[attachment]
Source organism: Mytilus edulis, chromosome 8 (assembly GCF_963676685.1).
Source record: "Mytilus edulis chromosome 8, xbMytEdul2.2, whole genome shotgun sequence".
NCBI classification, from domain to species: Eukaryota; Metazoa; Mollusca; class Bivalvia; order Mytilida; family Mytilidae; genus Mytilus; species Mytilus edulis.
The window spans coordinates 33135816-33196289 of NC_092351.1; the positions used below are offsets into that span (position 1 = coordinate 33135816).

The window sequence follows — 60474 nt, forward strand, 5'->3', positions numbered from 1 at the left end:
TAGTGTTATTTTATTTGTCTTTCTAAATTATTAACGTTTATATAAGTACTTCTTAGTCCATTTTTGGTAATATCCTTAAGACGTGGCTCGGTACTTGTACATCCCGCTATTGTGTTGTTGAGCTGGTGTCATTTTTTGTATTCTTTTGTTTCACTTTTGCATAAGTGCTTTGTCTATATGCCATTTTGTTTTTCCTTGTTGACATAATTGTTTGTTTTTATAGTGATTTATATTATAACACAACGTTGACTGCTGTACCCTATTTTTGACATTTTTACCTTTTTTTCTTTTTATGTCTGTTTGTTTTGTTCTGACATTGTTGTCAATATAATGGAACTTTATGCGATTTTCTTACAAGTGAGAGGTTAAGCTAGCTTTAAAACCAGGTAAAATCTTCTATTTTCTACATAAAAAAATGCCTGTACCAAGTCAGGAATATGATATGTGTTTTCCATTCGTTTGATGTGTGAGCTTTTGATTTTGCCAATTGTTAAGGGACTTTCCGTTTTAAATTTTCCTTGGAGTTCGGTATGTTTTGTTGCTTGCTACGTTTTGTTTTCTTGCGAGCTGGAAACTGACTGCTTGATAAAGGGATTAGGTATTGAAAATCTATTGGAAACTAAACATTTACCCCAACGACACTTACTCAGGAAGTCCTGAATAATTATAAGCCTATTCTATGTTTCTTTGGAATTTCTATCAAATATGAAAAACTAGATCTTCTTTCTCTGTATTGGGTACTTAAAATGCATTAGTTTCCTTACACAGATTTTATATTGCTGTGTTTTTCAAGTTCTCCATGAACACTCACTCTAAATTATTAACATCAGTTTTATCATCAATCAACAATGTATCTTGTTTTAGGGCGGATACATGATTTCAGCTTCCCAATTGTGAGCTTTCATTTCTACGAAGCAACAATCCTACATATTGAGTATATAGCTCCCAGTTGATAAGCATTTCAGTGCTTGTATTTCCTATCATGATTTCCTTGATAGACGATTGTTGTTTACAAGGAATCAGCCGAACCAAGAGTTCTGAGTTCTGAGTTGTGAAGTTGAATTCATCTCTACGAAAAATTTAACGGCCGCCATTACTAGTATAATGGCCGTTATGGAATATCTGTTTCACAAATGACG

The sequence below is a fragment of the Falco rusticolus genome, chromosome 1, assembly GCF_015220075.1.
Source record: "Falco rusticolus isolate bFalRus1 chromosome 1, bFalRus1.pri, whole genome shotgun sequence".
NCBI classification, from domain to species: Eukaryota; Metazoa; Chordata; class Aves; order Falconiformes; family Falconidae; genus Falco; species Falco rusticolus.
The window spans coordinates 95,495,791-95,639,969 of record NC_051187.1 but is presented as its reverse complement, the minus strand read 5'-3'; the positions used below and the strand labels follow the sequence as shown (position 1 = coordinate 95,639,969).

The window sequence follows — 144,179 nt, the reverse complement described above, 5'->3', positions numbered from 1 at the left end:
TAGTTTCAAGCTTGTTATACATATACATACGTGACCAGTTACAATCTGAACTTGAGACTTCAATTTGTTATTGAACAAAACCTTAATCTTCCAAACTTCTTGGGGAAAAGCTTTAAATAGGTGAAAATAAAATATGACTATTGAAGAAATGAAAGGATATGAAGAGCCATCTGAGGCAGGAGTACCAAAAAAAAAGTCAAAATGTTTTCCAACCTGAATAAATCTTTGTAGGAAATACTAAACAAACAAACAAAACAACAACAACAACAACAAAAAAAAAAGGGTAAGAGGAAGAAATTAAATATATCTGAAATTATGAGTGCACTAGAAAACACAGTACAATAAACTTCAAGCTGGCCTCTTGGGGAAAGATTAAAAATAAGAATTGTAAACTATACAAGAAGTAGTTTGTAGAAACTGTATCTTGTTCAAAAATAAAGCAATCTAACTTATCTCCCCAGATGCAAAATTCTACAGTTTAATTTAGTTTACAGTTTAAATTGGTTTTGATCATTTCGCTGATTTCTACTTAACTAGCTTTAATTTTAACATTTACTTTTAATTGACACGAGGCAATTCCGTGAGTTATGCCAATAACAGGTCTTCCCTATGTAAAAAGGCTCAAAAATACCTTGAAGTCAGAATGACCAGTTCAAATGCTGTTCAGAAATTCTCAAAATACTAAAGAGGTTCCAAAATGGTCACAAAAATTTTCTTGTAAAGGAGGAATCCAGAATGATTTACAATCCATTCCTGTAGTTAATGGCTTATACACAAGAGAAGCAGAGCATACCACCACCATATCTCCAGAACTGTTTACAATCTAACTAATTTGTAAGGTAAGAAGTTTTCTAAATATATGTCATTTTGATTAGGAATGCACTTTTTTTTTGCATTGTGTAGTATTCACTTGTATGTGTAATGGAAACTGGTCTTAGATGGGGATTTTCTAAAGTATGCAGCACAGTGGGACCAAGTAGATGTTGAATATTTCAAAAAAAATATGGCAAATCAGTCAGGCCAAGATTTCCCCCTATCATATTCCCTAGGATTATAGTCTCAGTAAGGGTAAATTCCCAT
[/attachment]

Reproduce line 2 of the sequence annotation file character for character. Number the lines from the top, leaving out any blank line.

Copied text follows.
Source record: "Mytilus edulis chromosome 8, xbMytEdul2.2, whole genome shotgun sequence".